Relative Molar Response of lipophilic marine algal toxins in liquid chromatography electrospray ionization mass spectrometry

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DOIResolve DOI: http://doi.org/10.1002/rcm.7918
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TypeArticle
Journal titleRapid Communications in Mass Spectrometry
ISSN0951-4198
1097-0231
AbstractRATIONALE: Accurate quantitative analysis of lipophilic toxins by liquid chromatography-mass spectrometry (LC-MS) requires calibration solution reference materials (RMs) for individual toxin analogs. Untargeted analysis is aimed at identifying a vast number of compounds and thus validation of fully quantitative untargeted methods is not feasible. However, a semi-quantitative approach allowing for profiling is still required and will be strengthened by knowledge of the relative molar response (RMR) of analogs in liquid chromatography-mass spectrometry (LC-MS) with electrospray ionization (ESI). METHODS: RMR factors were evaluated for toxins from the okadaic acid (OA/DTXs), yessotoxin (YTX), pectenotoxin (PTX), azaspiracid (AZA) and cyclic imine (CI) toxin groups, in both solvent standards and environmental sample extracts. Since compound ionization and fragmentation influences the MS response of toxins, RMRs were assessed under different chromatographic conditions (gradient, isocratic) and MS acquisition modes (SIM, SRM, All-ion, target MS/MS) on low and high resolution mass spectrometers. RESULTS: In general, RMRs were not significantly impacted by chromatographic conditions (isocratic vs gradient), with the exception of DTX1. MS acquisition modes had a more significant impact, with PnTX-G and SPX differing notably. For a given toxin group, response factors were generally in the range of 0.5 to 2. The cyclic imines were an exception. CONCLUSIONS: Differences in RMRs between toxins of a same chemical base structure were not significant enough to indicate major issues for non-targeted semi-quantitative analysis, where there is limited or no availability of standards for many compounds, and where high degrees of accuracy are not required. Differences in RMRs should be considered when developing methods that use a standard of a single analogue to quantitate other toxins from the same group.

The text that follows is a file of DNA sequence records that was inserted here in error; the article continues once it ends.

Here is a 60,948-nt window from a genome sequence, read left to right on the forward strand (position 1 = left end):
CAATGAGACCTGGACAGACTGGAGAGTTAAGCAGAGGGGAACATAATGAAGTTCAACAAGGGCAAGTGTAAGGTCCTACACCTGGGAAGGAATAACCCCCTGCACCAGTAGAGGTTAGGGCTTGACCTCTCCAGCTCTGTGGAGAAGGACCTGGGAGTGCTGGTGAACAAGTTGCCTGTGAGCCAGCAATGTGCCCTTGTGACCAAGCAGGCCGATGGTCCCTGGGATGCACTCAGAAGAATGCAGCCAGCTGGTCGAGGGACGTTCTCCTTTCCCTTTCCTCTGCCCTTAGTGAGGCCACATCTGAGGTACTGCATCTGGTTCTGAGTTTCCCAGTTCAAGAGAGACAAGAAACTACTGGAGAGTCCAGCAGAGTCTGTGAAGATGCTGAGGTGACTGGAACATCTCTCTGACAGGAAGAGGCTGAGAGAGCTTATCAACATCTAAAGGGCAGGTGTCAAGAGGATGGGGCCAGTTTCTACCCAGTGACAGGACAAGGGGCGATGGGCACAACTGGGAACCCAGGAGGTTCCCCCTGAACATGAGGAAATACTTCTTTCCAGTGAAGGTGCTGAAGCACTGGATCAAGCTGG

Publication date
PublisherWiley
LanguageEnglish
AffiliationNational Research Council Canada; Measurement Science and Standards
Peer reviewedYes
NPARC number23002012
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Record identifierfdd7b99a-9327-4cd5-a4a4-c24623913d65
Record created2017-07-20
Record modified2017-07-20
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